This beautiful, totally unedited fresh writing came from a student this week, Priscilla Matthews, in response to a prompt where they selected a single line of poetry from various poems by Naomi Shihab Nye. Priscilla had no idea this was what she was going to write - as is true to the practice, she simply put pen to paper, and this homage emerged.
There's not much I want to say about it, except to point out the incredible ordinary-ness of it: clothing, stains, children, laundry. And so powerful - all the details, and the way she connects it back to her mother and herself. Direct. Clear. Universal. Specific.
I will also point out that Priscilla stated some things I can relate to, having also lost my parents when I was young. I relate in particular to these lines: "If she had lived, she may have died by now," and, "Does this mean I'm finally in sync with my peers?"
Please enjoy this poignant grief and pleasure mixture.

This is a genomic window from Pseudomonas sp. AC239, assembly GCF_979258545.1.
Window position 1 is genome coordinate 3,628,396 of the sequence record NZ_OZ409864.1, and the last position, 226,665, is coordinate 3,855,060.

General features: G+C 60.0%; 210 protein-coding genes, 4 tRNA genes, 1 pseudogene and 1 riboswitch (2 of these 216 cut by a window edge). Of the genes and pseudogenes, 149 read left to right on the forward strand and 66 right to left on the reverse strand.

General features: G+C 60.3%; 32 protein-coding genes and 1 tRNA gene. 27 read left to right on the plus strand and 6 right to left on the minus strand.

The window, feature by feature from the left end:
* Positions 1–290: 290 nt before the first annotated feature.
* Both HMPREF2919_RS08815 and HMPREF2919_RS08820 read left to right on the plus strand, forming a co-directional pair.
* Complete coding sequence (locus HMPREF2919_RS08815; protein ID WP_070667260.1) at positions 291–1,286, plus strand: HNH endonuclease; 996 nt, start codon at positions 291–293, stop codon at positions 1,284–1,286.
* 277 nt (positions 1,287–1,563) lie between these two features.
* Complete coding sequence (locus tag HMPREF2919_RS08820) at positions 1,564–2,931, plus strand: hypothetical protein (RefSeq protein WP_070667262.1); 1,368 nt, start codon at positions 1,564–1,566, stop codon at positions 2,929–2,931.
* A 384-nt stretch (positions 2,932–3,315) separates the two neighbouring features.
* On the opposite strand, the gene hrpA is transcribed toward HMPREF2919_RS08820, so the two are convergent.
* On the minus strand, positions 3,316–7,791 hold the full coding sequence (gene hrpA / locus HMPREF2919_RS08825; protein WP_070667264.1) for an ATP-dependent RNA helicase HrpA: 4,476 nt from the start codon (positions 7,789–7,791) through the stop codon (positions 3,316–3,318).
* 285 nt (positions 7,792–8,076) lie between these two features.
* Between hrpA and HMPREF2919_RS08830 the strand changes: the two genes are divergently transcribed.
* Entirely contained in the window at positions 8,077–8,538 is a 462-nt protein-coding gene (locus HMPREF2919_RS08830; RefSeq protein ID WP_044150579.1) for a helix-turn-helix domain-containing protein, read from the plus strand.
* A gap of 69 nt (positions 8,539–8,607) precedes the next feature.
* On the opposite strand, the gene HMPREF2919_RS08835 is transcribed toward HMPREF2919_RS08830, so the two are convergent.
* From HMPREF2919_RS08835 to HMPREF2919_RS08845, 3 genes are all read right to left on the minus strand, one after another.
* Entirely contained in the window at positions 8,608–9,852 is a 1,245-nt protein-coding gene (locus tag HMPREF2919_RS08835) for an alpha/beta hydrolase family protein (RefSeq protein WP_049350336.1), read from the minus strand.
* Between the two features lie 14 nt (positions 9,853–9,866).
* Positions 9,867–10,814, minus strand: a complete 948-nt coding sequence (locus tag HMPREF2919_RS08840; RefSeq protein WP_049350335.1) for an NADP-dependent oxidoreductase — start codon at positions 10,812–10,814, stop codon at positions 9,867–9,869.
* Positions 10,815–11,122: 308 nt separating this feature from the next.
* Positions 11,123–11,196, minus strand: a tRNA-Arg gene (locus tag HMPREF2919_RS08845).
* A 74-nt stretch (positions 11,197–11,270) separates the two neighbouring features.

forgetting how easily children soil clothesI just remembered that today would have been my Mom’s birthday. She would have been 87 years old. If she had lived, she may have died by now. Having a parent pass at my age now is “normal.” It’s part of the process many people my age are going through. Does this mean I’m finally in sync with my peers? No. I don’t understand their expressions of grief. But I am more compassionate and patient with them than I was with myself.“forgetting how easily children soil clothes”My mom had 8 children . The other day I imagined how joyful it must have been for her with one child…the time she had to dress her, play in the grass, share her growth with my Dad. And then my brother was born, and the work grew, the balancing act. And then another, and another, and another, and another, and another, and another.I imagine how she delegated work to my older siblings, how they shared responsibility to take care of the younger ones. How they tussled and fought over who got to play, to hold, to feed, to changed diapers, to wipe dribble from chins.At night my sisters would argue over who got to sleep with me. I snuggled, and I listened without judgment to stories of how they spent their days, which of their friends were nice and who wasn’t, what they planned on wearing the next and what they wanted to be when they grew up.And they grew up and went away and to me my Mom just seemed tired. Quiet and tired. But also peaceful. Calm. And fiercely strong as she died.Forgetting how easily children soil clothes.And remembering the grass stains on jeans, the holes in tennies worn through the seasons, the warm bodies packed together in car seats, on couches, in tangles wrestling on the floor. Warm breath and warm bodies, a sticky finger sliding jelly down the front of a white shirt.Eight children bathed, and dressed, and in a row in a church pew mornings. Sit, stand, kneel, pray. Say your prayers. Stop talking. Be kind. And if you can’t be kind, be quiet.Our washing machine and dryer were in our basement, a cool, damp place that smelled musky and sheltered spiders.Our laundry covered the floor. We sorted them – darks, lights, whites, towels, jeans, sheets. We jammed them into the washer until it was full, turned the machine on and went upstairs.In the Spring and Summer we hung the clothes on the line outside to dry. The sunshine and breeze stiffened and snapped the clothes, warmed them and baked in the smell of sunshine and life.I loved my method of pinning them to the clothesline in a way to reduce wrinkles and bunches from the clothespins. And taking them from the line, one by one down the row, letting the clothes fall like angels into my arms.Forgetting how easily children soil clothes.